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Niki Lauda Just Told Off Red Bull Racing’s Guru On Live TV

(L to R): Dr Helmut Marko (AUT) Red Bull Motorsport Consultant with Niki Lauda (AUT) Mercedes Non-Executive Chairman. 11.10.2015. Formula 1 World Championship, Rd 15, Russian Grand Prix, Sochi Autodrom, Sochi, Russia, Race Day. - www.xpbimages.com, EMail: requests@xpbimages.com - copy of publication required for printed pictures. Every used picture is fee-liable. © Copyright: Price / XPB Images

Niki Lauda is getting feisty when it comes to Mercedes AMG’s driver search. Initially he slammed Rosberg’s decision to retire and what that means for the Merc team. Now that he has appeared to get over that, he’s getting into it with Red Bull Advisor Helmut Marko. Both men recently appeared on ServusTV’s Sport und Talk show and they got into a fairly spirited discussion regarding the direction they feel Mercedes should go with their driver decision.

If you watched this weeks In Case You Missed It you’ll undoubtedly know I boldly predicted Pascal Wehrlein would get the vacant Mercedes driver position. To me it made too much sense. Wehrlein has shown speed while driving for Manor plus he is a part of the Mercedes young driver program, which means he would be an inexpensive option. However it appears Felipe Massa’s un-retirement has swung the pendulum in favor of Valtteri Bottas. Bottas brings with him the benefit of speed and experience. Marko doesn’t like that idea. He feels if you have a young driver program, you should use it.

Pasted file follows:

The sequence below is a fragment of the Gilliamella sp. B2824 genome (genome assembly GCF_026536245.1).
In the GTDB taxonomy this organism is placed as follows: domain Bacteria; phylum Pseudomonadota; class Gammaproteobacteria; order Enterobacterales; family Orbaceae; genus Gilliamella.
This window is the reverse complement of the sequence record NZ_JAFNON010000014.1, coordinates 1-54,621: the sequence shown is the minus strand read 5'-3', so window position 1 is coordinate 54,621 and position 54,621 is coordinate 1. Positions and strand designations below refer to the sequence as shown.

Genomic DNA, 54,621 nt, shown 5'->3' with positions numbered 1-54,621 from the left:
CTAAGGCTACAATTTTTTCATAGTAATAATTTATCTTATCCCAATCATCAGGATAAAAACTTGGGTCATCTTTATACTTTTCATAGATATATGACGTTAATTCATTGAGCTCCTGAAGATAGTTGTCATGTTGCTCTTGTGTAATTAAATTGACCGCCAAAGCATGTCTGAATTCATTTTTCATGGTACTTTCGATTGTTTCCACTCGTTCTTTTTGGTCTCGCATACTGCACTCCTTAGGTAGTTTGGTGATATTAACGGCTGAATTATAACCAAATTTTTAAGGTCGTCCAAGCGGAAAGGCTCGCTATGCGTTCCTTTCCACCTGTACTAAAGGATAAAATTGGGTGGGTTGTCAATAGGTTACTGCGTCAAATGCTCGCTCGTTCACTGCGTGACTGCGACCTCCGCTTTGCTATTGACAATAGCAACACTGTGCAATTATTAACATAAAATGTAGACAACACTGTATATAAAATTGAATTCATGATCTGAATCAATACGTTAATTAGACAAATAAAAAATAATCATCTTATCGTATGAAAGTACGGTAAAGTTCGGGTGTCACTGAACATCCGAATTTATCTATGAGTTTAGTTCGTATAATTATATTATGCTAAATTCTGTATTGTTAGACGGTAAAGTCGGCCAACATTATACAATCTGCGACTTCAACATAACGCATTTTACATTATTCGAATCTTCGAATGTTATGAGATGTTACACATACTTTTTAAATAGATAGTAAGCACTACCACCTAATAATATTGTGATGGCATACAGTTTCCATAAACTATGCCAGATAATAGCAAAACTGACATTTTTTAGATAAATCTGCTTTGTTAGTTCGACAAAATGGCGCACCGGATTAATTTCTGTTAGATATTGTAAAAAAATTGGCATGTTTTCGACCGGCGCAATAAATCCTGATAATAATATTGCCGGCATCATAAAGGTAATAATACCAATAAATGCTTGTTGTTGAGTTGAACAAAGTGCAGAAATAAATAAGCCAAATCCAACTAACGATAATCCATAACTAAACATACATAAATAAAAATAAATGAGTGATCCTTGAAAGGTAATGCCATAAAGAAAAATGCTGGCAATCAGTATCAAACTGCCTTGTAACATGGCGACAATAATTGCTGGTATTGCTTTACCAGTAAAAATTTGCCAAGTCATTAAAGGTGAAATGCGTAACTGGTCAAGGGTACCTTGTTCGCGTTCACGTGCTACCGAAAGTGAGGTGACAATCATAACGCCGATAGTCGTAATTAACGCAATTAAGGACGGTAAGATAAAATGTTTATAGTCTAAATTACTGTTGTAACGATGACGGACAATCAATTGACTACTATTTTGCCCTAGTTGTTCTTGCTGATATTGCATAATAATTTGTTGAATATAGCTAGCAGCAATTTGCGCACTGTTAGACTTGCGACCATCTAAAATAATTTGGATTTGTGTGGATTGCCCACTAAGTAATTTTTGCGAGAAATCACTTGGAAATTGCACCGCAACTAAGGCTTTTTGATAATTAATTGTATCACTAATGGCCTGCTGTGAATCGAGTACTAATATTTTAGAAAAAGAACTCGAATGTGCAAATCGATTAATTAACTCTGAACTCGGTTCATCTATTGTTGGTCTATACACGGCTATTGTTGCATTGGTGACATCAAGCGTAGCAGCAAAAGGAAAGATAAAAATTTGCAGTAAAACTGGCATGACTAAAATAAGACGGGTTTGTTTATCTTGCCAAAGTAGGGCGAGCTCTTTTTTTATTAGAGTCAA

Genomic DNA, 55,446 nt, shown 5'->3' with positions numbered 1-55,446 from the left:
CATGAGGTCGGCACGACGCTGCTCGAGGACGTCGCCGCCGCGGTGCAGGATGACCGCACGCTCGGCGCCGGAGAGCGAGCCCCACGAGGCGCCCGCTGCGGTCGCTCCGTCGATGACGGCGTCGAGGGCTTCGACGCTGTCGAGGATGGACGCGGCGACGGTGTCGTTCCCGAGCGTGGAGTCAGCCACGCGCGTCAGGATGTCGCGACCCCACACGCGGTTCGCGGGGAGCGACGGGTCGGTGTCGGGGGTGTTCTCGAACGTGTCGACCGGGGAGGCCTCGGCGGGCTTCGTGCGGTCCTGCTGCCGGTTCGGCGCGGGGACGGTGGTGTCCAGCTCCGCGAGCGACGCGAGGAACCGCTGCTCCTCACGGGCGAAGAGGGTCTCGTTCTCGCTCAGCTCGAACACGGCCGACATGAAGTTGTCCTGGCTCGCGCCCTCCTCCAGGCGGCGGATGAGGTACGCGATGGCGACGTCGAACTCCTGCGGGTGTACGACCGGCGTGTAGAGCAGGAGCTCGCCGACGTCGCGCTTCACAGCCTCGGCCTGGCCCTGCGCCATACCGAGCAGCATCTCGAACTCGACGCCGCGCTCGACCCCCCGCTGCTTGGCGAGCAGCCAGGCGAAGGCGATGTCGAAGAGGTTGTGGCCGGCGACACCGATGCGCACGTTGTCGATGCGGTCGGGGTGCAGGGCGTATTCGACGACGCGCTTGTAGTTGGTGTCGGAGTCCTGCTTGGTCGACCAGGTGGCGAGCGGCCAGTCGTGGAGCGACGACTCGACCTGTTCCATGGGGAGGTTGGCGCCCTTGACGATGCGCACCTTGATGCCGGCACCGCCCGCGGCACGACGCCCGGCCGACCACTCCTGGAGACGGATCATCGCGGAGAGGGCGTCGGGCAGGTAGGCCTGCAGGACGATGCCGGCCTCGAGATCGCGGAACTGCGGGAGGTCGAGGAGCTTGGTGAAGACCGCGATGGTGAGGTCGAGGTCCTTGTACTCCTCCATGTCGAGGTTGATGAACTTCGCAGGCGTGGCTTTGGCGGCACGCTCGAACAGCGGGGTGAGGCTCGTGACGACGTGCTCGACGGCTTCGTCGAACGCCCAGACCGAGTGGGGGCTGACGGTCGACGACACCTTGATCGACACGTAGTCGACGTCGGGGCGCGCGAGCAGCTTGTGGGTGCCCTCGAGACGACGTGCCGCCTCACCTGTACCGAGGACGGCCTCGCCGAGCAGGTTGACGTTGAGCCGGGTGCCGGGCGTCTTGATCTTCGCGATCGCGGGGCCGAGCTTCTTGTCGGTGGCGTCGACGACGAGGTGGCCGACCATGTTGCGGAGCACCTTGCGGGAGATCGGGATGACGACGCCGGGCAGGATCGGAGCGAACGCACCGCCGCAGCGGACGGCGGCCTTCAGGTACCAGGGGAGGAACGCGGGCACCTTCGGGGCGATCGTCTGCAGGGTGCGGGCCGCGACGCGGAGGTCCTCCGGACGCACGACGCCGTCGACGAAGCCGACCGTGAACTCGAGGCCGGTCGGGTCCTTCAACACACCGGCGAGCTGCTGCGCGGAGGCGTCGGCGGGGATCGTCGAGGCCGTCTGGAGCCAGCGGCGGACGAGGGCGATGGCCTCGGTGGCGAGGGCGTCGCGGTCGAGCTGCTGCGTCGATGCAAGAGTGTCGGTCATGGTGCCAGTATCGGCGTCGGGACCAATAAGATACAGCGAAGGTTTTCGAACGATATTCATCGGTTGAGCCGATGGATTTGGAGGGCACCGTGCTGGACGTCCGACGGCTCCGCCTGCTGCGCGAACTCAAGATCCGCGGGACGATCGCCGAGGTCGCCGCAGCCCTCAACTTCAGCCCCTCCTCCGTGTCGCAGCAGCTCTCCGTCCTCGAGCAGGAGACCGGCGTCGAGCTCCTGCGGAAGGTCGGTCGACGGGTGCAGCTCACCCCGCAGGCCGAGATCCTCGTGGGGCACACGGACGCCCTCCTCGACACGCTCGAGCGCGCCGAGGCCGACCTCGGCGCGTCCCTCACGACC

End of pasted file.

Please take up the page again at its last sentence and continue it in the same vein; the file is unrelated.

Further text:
Massa’s decision to un-retire has freed up Bottas to pursue other options, specifically the vacant seat at Mercedes.

 

“You have a junior program and you have the highly regarded Mr. Wehrlein,” Marko said. “This guy Wehrlein does not look like he will get the drive. That means you do not trust your own junior program.”

Marko comes from the Red Bull camp, which firmly believes in an intensive junior program and then promoting drivers from within. Red Bull does not go out and sign big name free agents, it’s not in their nature. So in essence Marko’s words were, Red Bull’s program is better and you should follow our example instead of signing the best available free agent. Thems be fighting words. I mean there are definitely things you say to Niki Lauda that will wind him up. Putting words into his mouth is at the very top of that list. Lauda’s response was predictable, go on the attack instead of defend.